In the rush and excitement of releasing the new iPhones: 8, 8 Plus, and X, you probably didn’t get the chance to consider what to do if yours broke down. Well, customers’ lawyers have definitely thought about it and reached clear measurements to be taken when it comes to preserving the rights of their new iPhone owner customers.
Last April in Australia, the Australian Competition and Consumer Commission accused Apple of breaking the customer law when it prevented remedies for customers with defected iPhones if the devices were previously repaired by a non-Apple-authorized party. This accusation was introduced when many customers who had their iPhones and iPads fixed by a third party suffered from an error “53” right after installing IOS update which disabled the devices.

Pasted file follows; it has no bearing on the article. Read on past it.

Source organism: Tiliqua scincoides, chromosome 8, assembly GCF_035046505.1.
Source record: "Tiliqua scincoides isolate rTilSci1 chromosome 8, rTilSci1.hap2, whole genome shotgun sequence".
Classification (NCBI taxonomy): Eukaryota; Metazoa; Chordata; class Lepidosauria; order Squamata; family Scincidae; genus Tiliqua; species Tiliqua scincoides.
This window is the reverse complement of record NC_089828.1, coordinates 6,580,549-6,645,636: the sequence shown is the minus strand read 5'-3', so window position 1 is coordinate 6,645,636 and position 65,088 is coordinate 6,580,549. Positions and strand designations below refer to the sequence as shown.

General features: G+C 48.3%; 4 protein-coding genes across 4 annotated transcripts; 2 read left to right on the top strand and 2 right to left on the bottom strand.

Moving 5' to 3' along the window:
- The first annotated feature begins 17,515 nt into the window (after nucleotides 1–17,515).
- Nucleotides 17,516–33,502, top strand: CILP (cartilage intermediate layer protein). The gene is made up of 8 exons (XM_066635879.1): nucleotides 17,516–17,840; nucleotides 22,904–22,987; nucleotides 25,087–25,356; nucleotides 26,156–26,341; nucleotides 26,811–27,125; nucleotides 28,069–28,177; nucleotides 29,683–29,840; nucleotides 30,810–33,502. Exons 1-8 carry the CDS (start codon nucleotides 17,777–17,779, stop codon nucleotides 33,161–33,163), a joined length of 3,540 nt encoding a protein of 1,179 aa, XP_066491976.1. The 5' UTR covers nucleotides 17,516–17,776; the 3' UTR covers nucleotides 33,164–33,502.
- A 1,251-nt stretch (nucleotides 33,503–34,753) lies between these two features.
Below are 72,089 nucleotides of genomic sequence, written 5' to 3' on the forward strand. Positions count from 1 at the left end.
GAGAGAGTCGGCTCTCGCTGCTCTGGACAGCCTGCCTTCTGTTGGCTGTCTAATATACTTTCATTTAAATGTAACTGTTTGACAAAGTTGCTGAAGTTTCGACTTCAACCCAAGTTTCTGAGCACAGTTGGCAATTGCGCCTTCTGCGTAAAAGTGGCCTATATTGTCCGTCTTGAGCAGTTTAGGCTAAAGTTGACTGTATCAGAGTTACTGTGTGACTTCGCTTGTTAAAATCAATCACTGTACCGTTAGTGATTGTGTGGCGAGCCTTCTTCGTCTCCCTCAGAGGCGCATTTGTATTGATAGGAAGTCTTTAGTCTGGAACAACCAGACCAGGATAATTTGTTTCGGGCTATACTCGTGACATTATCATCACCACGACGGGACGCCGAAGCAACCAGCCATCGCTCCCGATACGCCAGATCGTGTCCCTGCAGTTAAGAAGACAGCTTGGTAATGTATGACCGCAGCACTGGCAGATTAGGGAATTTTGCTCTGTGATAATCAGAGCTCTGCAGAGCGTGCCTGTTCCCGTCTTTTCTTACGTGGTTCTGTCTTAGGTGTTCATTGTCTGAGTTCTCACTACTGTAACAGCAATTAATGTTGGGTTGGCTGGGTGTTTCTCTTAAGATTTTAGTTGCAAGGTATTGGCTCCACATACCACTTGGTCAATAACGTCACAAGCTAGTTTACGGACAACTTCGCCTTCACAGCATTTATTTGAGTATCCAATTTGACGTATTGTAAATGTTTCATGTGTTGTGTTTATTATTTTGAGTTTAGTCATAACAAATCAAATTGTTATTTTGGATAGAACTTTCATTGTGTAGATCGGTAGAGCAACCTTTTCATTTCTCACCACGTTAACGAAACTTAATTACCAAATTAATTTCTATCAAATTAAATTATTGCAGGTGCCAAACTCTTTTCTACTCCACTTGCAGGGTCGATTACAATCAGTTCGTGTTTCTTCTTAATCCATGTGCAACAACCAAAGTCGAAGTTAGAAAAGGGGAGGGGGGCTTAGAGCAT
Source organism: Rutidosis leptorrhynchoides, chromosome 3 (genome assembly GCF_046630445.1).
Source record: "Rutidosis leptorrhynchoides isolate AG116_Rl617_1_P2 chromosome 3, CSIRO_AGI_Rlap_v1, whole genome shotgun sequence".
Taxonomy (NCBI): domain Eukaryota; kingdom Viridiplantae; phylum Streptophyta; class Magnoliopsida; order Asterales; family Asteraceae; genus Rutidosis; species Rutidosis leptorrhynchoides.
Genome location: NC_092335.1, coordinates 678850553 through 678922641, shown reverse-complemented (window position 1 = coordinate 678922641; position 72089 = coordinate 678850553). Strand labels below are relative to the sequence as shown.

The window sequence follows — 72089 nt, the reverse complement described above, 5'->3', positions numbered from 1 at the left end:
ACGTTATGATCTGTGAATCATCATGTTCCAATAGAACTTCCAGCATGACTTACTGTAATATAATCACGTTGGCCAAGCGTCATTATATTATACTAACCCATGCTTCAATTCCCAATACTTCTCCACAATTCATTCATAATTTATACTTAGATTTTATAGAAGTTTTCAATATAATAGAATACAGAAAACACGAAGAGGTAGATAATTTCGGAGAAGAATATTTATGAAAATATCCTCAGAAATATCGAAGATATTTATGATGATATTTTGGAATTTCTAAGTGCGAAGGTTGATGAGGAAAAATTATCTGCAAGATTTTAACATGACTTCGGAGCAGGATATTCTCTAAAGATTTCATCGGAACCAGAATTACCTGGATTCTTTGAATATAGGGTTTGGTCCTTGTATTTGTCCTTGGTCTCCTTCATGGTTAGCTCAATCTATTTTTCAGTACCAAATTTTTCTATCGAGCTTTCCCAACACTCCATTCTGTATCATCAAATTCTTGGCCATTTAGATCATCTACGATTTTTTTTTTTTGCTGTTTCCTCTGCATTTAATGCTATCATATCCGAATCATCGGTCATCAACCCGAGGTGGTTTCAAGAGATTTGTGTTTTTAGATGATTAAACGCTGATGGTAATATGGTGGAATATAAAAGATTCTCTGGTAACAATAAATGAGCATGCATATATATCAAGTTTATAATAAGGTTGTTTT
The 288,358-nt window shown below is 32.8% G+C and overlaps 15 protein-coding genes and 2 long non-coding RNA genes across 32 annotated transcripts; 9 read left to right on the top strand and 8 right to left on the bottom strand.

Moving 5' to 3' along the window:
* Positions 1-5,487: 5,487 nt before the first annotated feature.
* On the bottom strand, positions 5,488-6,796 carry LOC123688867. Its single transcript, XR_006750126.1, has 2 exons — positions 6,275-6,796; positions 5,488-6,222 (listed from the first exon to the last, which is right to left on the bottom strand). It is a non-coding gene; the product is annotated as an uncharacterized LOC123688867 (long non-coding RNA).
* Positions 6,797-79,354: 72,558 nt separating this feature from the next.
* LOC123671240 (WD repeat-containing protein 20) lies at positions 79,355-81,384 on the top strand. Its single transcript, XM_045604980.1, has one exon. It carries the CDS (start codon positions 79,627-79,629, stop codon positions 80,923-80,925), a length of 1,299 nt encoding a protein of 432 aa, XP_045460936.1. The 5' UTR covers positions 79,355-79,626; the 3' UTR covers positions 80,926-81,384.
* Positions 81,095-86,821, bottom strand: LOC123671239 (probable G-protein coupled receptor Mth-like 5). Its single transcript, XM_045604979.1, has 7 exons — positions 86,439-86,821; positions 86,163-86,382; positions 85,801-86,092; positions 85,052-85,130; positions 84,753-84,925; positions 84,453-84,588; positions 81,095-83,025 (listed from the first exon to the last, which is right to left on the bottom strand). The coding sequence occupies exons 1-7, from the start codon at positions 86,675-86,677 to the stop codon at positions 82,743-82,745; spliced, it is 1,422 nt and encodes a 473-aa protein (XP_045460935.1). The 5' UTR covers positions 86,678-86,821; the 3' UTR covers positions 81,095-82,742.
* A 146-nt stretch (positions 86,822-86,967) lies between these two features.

Unauthorized repairers are cheaper and more convenient, but Apple’s authorized repairers are better since they are able to replace what cannot be fixed. But what will happen if you need Apple to fix your phone after it has been fixed by some other maintenance party?
Under the Australian law, a product under the price of A$40,000 and is made for personal or domestic use, if this product is under the level of the acceptable quality, then the consumer is entitled to have that product repaired, replaced, or refunded by the retailer only if the damage was not caused by the previous unauthorized repairer.